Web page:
+ Restore essential ecosystems and life-support services.
+ Implement a global non-coercive family planning/population program starting with better education and economic independence for women.

34/ Canada – emissions by sector 2018 — We need to abandon fossil fuels where possible and reserve any remaining carbon budget for essential uses —
+ Agriculture and essential transportation get priority
+ Focus on reducing other transportation and building emissions.
+ Enhance efficiency in industry/manufacturing.
+ It’s the end of consumer lifestyles

35/ A sustainable lifestyle

36/ Then there’s the intractable population problem — On a finite planet already in overshoot
+ It is not biophysically possible to raise all 8 billion people to high-income material standards.
+ The only way to achieve a just sustainability without reducing population, is for the impoverished to remain poor and the wealthy to join them.

37/ Population planning: no easy task: Assume a global one-child/family policy —
+ Population would keep growing for the first 25 years after
implementation because the average global age is still quite low.
+ Global population would be still be ~8 billion after 40 years.
+ Earth might support one to two billion people living materially
well indefinitely.
+ But even at one child/family, it would take 135 years to get to 1
billion.
+ We can’t even discuss population strategies – it’s a taboo subject.

38/ There is no political or popular taste for ‘getting serious’. So far basic human nature calls the shots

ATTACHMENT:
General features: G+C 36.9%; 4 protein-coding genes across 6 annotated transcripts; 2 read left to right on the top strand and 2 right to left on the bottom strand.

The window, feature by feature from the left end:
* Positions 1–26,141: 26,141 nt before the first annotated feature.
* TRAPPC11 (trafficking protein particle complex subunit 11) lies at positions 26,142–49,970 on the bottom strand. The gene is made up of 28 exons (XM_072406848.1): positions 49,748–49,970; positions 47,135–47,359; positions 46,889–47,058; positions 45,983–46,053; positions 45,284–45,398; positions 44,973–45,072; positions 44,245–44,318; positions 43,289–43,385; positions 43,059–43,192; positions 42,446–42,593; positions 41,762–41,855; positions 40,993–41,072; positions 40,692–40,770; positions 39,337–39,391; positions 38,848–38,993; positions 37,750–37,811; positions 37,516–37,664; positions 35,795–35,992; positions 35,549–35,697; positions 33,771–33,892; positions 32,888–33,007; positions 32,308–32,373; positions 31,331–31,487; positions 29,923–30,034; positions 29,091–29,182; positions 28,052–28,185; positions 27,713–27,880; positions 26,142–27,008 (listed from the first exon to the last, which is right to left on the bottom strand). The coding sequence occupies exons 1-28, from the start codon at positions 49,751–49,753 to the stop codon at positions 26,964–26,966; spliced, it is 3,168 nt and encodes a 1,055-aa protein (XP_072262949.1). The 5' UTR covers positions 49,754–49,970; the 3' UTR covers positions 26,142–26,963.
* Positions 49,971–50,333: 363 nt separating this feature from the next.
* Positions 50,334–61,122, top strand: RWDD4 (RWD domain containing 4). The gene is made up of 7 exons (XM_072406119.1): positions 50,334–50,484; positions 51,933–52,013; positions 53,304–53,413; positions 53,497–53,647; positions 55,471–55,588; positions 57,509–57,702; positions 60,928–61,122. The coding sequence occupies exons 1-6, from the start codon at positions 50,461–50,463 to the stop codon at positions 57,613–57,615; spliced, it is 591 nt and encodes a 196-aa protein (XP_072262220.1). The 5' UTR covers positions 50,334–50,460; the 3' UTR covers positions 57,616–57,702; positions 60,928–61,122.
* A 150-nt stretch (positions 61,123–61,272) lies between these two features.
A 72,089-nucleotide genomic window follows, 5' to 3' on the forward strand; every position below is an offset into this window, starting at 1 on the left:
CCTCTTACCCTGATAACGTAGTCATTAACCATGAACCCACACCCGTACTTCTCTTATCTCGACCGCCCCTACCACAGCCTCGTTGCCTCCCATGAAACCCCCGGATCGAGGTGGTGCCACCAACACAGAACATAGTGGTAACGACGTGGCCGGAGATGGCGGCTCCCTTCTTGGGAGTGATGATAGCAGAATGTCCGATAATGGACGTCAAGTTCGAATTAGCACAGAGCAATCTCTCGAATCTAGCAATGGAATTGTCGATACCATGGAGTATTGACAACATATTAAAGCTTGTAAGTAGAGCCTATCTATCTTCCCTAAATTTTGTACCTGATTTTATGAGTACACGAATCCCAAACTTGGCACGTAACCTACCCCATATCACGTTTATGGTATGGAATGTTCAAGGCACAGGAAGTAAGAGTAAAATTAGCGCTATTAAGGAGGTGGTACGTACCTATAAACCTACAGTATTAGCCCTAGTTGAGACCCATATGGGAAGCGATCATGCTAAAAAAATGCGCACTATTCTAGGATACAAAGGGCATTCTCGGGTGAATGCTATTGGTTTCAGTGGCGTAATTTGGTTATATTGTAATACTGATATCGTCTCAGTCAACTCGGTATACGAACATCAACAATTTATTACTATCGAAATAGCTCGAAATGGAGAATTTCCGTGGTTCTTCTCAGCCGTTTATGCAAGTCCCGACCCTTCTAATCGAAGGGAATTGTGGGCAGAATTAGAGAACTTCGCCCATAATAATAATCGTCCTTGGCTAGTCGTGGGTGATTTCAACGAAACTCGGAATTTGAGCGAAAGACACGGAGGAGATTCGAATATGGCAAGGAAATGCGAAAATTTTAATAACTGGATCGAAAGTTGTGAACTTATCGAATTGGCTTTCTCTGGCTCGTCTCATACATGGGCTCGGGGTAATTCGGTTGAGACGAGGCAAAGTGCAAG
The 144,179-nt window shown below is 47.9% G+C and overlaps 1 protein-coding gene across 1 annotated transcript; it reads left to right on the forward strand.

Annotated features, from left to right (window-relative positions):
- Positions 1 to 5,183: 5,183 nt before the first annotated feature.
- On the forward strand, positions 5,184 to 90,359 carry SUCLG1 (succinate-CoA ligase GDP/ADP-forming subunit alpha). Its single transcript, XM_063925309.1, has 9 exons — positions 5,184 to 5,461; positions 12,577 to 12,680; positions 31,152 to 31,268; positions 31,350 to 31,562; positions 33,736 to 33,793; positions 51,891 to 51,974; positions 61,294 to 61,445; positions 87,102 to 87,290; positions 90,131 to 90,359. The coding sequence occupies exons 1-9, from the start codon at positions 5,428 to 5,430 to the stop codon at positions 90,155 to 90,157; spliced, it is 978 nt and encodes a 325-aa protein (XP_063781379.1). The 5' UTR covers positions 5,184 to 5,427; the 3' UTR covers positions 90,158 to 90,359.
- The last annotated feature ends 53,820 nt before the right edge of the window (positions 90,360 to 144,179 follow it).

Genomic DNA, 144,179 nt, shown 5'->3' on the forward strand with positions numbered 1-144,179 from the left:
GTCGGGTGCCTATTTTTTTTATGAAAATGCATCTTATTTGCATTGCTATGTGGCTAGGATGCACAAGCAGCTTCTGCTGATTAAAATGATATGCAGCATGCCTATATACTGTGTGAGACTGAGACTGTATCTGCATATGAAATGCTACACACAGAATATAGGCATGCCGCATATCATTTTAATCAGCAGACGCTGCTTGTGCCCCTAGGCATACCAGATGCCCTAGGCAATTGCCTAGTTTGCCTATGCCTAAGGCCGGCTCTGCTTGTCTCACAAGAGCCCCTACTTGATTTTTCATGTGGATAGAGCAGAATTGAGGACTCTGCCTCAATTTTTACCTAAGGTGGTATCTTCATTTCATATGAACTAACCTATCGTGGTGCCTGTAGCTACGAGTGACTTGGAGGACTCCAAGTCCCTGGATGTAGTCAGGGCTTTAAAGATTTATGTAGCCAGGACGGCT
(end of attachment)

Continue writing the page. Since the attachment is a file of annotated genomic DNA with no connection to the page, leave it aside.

+ Humans have an innate tendency for temporal, spatial, and social discounting. I.e., people naturally value the certain, comfortable present, their home communities and close relatives/friends over uncertain future threats, distant places, and complete strangers.

39/ It doesn’t help that this is the ‘Post-truth’ era — Oxford dictionaries word of the year for 2016

+ With the prevalence of false news, and social media, many people have become ill-informed self-delusionists and denialists.
+ “…virtually everyone wants to hear good news, even when the news isn’t very good.” Even the Mainstream Media mostly report “…from the perspective of what people want to hear, rather than from the perspective of what the story really is” (Tverberg 2021).
+ So it is that the world has so far chosen ‘business-as-usual’ (by-alternative-means, where possible).

40/ Delusional thinking: It’s the human way

+ Simple But Wrong: wind turbines; photovoltaics; electric vehicles; smart cities; geoengineering; — all leading up to growth-bound businesses-as-usual via techno-fixes leading to collapse

+ Complex But Right: smaller eco-footprints; lifestyle changes; greater equality; population planning – all leading to degrowth, leading to improved wellbeing including eco-stability and economic security

41/ I want to like people, but they’re just so fucking stupid.

42/ Our MTI paradigmatic trap

+ “What is ecologically and socially necessary for sustainability is not politically feasible, but the politically feasible is ecologically and socially ineffective, if not catastrophic.”

43/ What it all means: Techno-industrial society is likely to be a short blip in the history of H. sapiens. Tom Murphy et al. think much the same way.

+ Which brings us back to the beginning: “The chief virtue of self-delusion is that it enables one to ignore discomforting aspects of reality. The downside is that habitual practice may prove catastrophic, even fatal.” ((Murphy et al. 2021. Modernity is incompatible with planetary limits: Developing a PLAN for the future Energy Research & Social Science 81 [2021] 102239)

THE END of 2 of 2 REPOST